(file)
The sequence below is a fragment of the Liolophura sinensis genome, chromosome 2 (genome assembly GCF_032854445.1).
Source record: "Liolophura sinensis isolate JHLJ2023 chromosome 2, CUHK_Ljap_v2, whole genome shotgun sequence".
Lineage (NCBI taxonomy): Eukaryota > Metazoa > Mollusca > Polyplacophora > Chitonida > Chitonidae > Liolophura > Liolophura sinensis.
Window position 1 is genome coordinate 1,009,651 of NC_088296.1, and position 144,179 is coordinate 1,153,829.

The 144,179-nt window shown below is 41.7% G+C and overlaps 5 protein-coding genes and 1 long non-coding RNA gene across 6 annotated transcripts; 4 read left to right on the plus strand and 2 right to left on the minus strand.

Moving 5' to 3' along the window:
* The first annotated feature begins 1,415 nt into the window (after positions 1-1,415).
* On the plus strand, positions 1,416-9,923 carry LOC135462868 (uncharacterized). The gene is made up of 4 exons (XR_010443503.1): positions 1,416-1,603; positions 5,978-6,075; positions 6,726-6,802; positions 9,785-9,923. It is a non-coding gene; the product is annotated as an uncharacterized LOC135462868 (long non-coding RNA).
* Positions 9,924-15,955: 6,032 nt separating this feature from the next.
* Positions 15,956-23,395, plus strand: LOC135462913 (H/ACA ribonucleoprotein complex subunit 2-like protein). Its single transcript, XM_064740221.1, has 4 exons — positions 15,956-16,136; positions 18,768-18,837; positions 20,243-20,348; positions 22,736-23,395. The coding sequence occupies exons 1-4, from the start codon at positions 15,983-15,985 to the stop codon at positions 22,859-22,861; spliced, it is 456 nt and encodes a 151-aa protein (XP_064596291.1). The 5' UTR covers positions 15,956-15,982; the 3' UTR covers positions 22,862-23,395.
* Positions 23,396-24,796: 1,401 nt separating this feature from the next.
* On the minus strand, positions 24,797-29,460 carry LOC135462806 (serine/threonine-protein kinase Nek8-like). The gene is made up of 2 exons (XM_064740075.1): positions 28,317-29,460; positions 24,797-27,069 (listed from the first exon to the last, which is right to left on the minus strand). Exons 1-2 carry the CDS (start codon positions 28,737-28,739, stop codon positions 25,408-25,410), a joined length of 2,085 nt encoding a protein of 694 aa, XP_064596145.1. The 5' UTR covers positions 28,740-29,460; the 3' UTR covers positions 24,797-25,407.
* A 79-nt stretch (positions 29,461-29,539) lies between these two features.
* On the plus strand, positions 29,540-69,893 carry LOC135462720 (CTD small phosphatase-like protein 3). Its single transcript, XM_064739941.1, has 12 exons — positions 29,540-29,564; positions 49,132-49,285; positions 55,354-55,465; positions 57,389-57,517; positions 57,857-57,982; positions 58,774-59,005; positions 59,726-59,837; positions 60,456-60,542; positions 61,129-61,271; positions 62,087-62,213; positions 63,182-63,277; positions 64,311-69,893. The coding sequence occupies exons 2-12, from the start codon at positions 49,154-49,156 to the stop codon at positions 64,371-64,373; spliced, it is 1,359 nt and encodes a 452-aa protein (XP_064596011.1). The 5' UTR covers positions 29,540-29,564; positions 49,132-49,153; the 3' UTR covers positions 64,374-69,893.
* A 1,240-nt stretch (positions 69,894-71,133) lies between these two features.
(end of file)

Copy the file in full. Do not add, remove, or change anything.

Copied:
The sequence below is a fragment of the Liolophura sinensis genome, chromosome 2 (genome assembly GCF_032854445.1).
Source record: "Liolophura sinensis isolate JHLJ2023 chromosome 2, CUHK_Ljap_v2, whole genome shotgun sequence".
Lineage (NCBI taxonomy): Eukaryota > Metazoa > Mollusca > Polyplacophora > Chitonida > Chitonidae > Liolophura > Liolophura sinensis.
Window position 1 is genome coordinate 1,009,651 of NC_088296.1, and position 144,179 is coordinate 1,153,829.

The 144,179-nt window shown below is 41.7% G+C and overlaps 5 protein-coding genes and 1 long non-coding RNA gene across 6 annotated transcripts; 4 read left to right on the plus strand and 2 right to left on the minus strand.

Moving 5' to 3' along the window:
* The first annotated feature begins 1,415 nt into the window (after positions 1-1,415).
* On the plus strand, positions 1,416-9,923 carry LOC135462868 (uncharacterized). The gene is made up of 4 exons (XR_010443503.1): positions 1,416-1,603; positions 5,978-6,075; positions 6,726-6,802; positions 9,785-9,923. It is a non-coding gene; the product is annotated as an uncharacterized LOC135462868 (long non-coding RNA).
* Positions 9,924-15,955: 6,032 nt separating this feature from the next.
* Positions 15,956-23,395, plus strand: LOC135462913 (H/ACA ribonucleoprotein complex subunit 2-like protein). Its single transcript, XM_064740221.1, has 4 exons — positions 15,956-16,136; positions 18,768-18,837; positions 20,243-20,348; positions 22,736-23,395. The coding sequence occupies exons 1-4, from the start codon at positions 15,983-15,985 to the stop codon at positions 22,859-22,861; spliced, it is 456 nt and encodes a 151-aa protein (XP_064596291.1). The 5' UTR covers positions 15,956-15,982; the 3' UTR covers positions 22,862-23,395.
* Positions 23,396-24,796: 1,401 nt separating this feature from the next.
* On the minus strand, positions 24,797-29,460 carry LOC135462806 (serine/threonine-protein kinase Nek8-like). The gene is made up of 2 exons (XM_064740075.1): positions 28,317-29,460; positions 24,797-27,069 (listed from the first exon to the last, which is right to left on the minus strand). Exons 1-2 carry the CDS (start codon positions 28,737-28,739, stop codon positions 25,408-25,410), a joined length of 2,085 nt encoding a protein of 694 aa, XP_064596145.1. The 5' UTR covers positions 28,740-29,460; the 3' UTR covers positions 24,797-25,407.
* A 79-nt stretch (positions 29,461-29,539) lies between these two features.
* On the plus strand, positions 29,540-69,893 carry LOC135462720 (CTD small phosphatase-like protein 3). Its single transcript, XM_064739941.1, has 12 exons — positions 29,540-29,564; positions 49,132-49,285; positions 55,354-55,465; positions 57,389-57,517; positions 57,857-57,982; positions 58,774-59,005; positions 59,726-59,837; positions 60,456-60,542; positions 61,129-61,271; positions 62,087-62,213; positions 63,182-63,277; positions 64,311-69,893. The coding sequence occupies exons 2-12, from the start codon at positions 49,154-49,156 to the stop codon at positions 64,371-64,373; spliced, it is 1,359 nt and encodes a 452-aa protein (XP_064596011.1). The 5' UTR covers positions 29,540-29,564; positions 49,132-49,153; the 3' UTR covers positions 64,374-69,893.
* A 1,240-nt stretch (positions 69,894-71,133) lies between these two features.